Dahlia: Ohhh that is insightful! Very true. I love talking books/publishing and there are definitely people with whom that’s the only conversation we ever have.Which is great! But far rarer is the friend you meet on the internet who supersedes that original commonality.

Katherine: Exactly. and honestly, I think those are the ones that last too.

Dahlia: Ditto. Especially if/when you burn out on your common issue, like, then what?

Katherine: The friendship fizzles too. So yes, it doesn’t always happen but when it does, it’s awesome.

on authoring & characters & a splash of diversity:

Katherine: You were more worried about me reading Under the Lights than I was. And then I got sidelined and didn’t read it for a few weeks and you thought I hated it but actually I loved it. Hashtag oops.

Dahlia: Oh GOD, yes, I was so nervous about that one, but more because I thought it was a You book so being wrong about that would’ve been doubly bad.

Katherine: You’re usually right when you say a book is a Katie book so. yeah. but it’s strange and terrifying to have friends reading your books? Like strangers are much easier. Strangers I don’t mind if they don’t like it. But friends.

Dahlia: Exactly. But it was the BEST thing how much I loved Second Position. Like, it encompassed stuff I knew you were passionate about, obviously, but still wasn’t quite what I thought it would be.

It didn’t strike me until I was reading it how rare character-driven NA is, so I think just seeing that at all was such a big deal. Hahaha yes, THANK YOU.

Katherine: YOU’RE WELCOME.

Dahlia: Like, your name on it or not, the character-driven aspect would’ve been surprising to see in NA. But it makes such a world of difference in a book where you’re talking about neurodiversity and physical disability.

Katherine: This is strange we’re talking about me too much I don’t know what to do… When people ask me what my process is, I say it’s a lot of listening. And I think SP reflects that?

Dahlia: I feel like therapy and trauma are so often so halfass in NA – and I say this as someone who often gets about LWaT that Lizzie wasn’t sad enough, so I’m not excepting myself from this – so it was very cool to see not only therapy done really well but done well in a story where the characters and how their brains work is the center.

Katherine: Yes, that was really important. And one of Aly’s sessions with her therapist in Finding Center kind of touched on that again, that sometimes it’s hard to feel better when you’ve suffered a mental illness? That mental illness itself causes a trauma and that affects you.

When you wrote UtL, did that factor in? Because it felt like it did…that Van denying herself to herself for so long had affected all these other parts of her life, that the ripple effect of closeting touched ALL of her life, not just her work, not just her relationship. It’s one of the things I liked about the handling of that. Because I feel like sometimes in books where a character struggles with how or if to come out, they only think about it when they’re with their significant other, or when they’re wondering how their friends will handle it. You don’t see the exhaustion, the fear, the worry, the secrets affecting job performance and life and their ability to hold onto their image etc.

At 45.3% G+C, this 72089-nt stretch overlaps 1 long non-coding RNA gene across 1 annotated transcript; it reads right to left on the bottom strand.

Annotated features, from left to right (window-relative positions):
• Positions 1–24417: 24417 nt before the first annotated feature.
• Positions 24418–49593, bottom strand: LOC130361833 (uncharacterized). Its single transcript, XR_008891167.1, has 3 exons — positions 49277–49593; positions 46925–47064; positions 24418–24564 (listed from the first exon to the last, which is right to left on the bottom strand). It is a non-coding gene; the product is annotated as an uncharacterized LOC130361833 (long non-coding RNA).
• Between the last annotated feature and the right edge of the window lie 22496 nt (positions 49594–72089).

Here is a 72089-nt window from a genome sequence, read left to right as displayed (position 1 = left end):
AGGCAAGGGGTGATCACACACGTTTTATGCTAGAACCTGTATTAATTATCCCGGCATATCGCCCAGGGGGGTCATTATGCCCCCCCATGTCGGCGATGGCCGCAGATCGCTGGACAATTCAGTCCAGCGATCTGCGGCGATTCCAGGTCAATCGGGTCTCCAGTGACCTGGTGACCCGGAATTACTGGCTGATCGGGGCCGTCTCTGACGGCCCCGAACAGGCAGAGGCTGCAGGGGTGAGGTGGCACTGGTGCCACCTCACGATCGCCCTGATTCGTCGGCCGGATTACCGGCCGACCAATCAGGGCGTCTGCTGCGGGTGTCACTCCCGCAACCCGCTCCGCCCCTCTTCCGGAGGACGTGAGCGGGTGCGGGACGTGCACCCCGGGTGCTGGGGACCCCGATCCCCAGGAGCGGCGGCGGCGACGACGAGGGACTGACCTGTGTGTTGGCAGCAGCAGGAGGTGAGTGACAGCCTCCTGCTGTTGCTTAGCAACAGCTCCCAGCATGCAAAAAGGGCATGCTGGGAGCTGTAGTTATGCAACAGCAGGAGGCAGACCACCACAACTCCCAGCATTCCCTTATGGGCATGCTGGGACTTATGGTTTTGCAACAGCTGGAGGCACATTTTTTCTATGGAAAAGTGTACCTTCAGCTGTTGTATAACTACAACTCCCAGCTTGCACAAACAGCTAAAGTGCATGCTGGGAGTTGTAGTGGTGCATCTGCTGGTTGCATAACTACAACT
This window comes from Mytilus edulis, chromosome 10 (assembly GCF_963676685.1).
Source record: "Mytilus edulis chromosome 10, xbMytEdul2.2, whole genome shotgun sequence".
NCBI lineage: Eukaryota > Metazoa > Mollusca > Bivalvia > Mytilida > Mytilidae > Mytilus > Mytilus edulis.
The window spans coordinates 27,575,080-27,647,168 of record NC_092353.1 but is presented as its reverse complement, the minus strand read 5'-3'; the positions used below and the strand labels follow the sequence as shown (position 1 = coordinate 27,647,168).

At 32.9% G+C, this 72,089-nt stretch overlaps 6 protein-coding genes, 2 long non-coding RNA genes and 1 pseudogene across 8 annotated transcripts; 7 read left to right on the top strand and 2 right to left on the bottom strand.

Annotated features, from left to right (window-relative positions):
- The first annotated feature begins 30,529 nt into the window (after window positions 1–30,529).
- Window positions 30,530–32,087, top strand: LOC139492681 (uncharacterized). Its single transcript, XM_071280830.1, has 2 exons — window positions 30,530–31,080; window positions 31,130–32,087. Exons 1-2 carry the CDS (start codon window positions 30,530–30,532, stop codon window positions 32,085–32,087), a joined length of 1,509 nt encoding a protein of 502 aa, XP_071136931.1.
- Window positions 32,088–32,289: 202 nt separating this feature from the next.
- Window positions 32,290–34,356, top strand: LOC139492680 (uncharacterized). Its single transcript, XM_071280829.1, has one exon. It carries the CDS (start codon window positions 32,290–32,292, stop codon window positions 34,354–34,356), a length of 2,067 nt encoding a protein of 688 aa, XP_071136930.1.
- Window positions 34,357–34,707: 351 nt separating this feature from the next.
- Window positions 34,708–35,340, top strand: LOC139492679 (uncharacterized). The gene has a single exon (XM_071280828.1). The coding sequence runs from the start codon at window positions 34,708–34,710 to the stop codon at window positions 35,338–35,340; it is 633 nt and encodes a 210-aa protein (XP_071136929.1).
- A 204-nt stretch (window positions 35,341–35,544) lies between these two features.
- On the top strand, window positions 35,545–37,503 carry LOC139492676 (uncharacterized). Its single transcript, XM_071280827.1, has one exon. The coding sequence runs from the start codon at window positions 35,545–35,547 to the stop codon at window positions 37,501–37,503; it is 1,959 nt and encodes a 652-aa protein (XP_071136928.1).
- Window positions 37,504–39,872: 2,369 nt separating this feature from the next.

Dahlia: Definitely – a big part of UtL is Vanessa’s using Hollywood as a way to confuse her emotions so she doesn’t have to deal with them. Like, oh, it’s Hollywood, of course I find women beautiful – I find everyone beautiful! Of course they fake relationships are fine – everything we do is about manufacturing connections and putting on a show! And she doesn’t let herself see how it hurts her, or what she isn’t letting herself think. That’s why I found the idea of writing about Hollywood teens so compelling – I can’t imagine being a teen and not feeling EVERYTHING in an organic way. But it’s their job not to.

Katherine: Exactly. And then everything doesn’t feel real. Which is why I think she and Josh do so well together because his ‘real’ is actually his ‘fake’, just like hers. P.S. I’m pretty sure you still owe me fanfic btw. Pls do not forget. My birthday is in February. Okay.

Dahlia: Yup. It’s funny because I get a lot of reviews that say they don’t think the dual-POV worked, and don’t think Josh and Van should’ve shared a book, and that is a total valid opinion I was very prepared for and had myself often when I was writing it. But the more I’ve thought about the book since, the more I personally disagree with it and think of all the ways I think it was important to show their parallel experiences.

Katherine: Yes yes yes. I will forever crow about the awesomeness of that friendship. It was fantastic. I loved it.

Dahlia: It’s like, as a reader, reading strictly for entertainment, I totally see it. But as someone who used these books to view and discuss Hollywood and representation in media across different genders, sexual orientations, and races? I am so, so happy both POVs are there.

on diversity & (of course) sex… 

Dahlia: Do you feel like people “got” the way you were presenting diversity aspects in your books?

Katherine: I really WANTED to show positive therapy. So even though those chapters didn’t work for some people, it was important. Hmm, most people were 100% with Aly and her mental health issues. But Zed gets coded as non-white, which is really interesting? and awkward.

Dahlia: Oh, right! I’ve seen you mention that. I’m so curious why that happens.